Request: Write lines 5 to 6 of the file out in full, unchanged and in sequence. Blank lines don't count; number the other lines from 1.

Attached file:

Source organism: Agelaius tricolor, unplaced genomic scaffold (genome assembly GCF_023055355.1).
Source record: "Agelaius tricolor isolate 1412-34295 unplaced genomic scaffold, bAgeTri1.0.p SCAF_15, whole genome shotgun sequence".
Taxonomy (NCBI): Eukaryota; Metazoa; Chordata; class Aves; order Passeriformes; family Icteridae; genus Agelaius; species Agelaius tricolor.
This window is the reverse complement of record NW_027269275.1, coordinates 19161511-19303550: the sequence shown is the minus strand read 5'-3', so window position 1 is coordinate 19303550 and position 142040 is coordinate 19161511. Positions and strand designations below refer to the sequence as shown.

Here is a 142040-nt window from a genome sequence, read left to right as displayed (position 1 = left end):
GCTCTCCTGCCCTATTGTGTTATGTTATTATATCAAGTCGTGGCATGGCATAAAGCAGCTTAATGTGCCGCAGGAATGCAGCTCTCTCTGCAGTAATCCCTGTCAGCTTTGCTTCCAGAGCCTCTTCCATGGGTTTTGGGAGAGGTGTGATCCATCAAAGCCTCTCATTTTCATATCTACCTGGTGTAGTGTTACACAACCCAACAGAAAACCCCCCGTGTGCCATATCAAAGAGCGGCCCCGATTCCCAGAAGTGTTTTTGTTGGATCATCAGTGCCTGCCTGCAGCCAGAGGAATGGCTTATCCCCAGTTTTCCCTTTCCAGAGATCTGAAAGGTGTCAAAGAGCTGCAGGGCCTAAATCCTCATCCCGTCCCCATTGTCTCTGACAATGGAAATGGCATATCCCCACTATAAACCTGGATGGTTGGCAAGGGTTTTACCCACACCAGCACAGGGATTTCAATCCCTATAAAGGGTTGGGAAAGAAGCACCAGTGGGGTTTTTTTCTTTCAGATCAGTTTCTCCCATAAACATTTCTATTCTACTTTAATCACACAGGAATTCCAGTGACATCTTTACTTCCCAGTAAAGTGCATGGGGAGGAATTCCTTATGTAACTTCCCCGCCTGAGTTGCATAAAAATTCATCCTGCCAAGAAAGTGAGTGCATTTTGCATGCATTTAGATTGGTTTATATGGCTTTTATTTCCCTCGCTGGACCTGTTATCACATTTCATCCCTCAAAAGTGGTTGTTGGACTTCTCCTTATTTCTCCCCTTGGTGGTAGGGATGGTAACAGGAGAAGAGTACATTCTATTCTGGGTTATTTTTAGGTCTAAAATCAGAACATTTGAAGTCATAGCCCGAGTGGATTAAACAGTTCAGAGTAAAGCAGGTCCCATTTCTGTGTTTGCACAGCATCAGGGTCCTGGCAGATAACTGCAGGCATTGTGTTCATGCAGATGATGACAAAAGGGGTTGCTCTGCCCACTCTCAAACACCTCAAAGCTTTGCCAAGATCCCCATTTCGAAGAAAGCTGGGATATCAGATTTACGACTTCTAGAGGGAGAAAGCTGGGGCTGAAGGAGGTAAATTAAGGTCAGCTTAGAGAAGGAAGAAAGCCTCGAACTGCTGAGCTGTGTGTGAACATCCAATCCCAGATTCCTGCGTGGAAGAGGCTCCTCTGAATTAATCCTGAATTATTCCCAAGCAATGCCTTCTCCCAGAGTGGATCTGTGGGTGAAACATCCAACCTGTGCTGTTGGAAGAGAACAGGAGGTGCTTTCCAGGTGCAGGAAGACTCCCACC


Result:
Here is a 142040-nt window from a genome sequence, read left to right as displayed (position 1 = left end):
GCTCTCCTGCCCTATTGTGTTATGTTATTATATCAAGTCGTGGCATGGCATAAAGCAGCTTAATGTGCCGCAGGAATGCAGCTCTCTCTGCAGTAATCCCTGTCAGCTTTGCTTCCAGAGCCTCTTCCATGGGTTTTGGGAGAGGTGTGATCCATCAAAGCCTCTCATTTTCATATCTACCTGGTGTAGTGTTACACAACCCAACAGAAAACCCCCCGTGTGCCATATCAAAGAGCGGCCCCGATTCCCAGAAGTGTTTTTGTTGGATCATCAGTGCCTGCCTGCAGCCAGAGGAATGGCTTATCCCCAGTTTTCCCTTTCCAGAGATCTGAAAGGTGTCAAAGAGCTGCAGGGCCTAAATCCTCATCCCGTCCCCATTGTCTCTGACAATGGAAATGGCATATCCCCACTATAAACCTGGATGGTTGGCAAGGGTTTTACCCACACCAGCACAGGGATTTCAATCCCTATAAAGGGTTGGGAAAGAAGCACCAGTGGGGTTTTTTTCTTTCAGATCAGTTTCTCCCATAAACATTTCTATTCTACTTTAATCACACAGGAATTCCAGTGACATCTTTACTTCCCAGTAAAGTGCATGGGGAGGAATTCCTTATGTAACTTCCCCGCCTGAGTTGCATAAAAATTCATCCTGCCAAGAAAGTGAGTGCATTTTGCATGCATTTAGATTGGTTTATATGGCTTTTATTTCCCTCGCTGGACCTGTTATCACATTTCATCCCTCAAAAGTGGTTGTTGGACTTCTCCTTATTTCTCCCCTTGGTGGTAGGGATGGTAACAGGAGAAGAGTACATTCTATTCTGGGTTATTTTTAGGTCTAAAATCAGAACATTTGAAGTCATAGCCCGAGTGGATTAAACAGTTCAGAGTAAAGCAGGTCCCATTTCTGTGTTTGCACAGCATCAGGGTCCTGGCAGATAACTGCAGGCATTGTGTTCATGCAGATGATGACAAAAGGGGTTGCTCTGCCCACTCTCAAACACCTCAAAGCTTTGCCAAGATCCCCATTTCGAAGAAAGCTGGGATATCAGATTTACGACTTCTAGAGGGAGAAAGCTGGGGCTGAAGGAGGTAAATTAAGGTCAGCTTAGAGAAGGAAGAAAGCCTCGAACTGCTGAGCTGTGTGTGAACATCCAATCCCAGATTCCTGCGTGGAAGAGGCTCCTCTGAATTAATCCTGAATTATTCCCAAGCAATGCCTTCTCCCAGAGTGGATCTGTGGGTGAAACATCCAACCTGTGCTGTTGGAAGAGAACAGGAGGTGCTTTCCAGGTGCAGGAAGACTCCCACC